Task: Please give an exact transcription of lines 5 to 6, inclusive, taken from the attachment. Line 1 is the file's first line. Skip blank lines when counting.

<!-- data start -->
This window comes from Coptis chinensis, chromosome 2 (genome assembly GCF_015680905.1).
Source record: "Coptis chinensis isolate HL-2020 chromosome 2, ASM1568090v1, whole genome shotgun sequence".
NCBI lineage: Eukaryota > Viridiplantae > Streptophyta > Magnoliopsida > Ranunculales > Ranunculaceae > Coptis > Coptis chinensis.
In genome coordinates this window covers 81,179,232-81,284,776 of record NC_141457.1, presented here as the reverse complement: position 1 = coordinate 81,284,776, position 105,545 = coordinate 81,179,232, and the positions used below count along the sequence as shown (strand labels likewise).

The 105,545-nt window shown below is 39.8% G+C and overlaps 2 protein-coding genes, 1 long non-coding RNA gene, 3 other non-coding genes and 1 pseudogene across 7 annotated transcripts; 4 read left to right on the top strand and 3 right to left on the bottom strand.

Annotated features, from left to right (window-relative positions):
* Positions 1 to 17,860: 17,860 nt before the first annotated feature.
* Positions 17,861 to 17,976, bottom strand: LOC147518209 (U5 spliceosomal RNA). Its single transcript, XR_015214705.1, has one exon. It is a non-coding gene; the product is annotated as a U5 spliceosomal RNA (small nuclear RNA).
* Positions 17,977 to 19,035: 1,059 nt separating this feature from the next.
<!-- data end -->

The 105,545-nt window shown below is 39.8% G+C and overlaps 2 protein-coding genes, 1 long non-coding RNA gene, 3 other non-coding genes and 1 pseudogene across 7 annotated transcripts; 4 read left to right on the top strand and 3 right to left on the bottom strand.

Annotated features, from left to right (window-relative positions):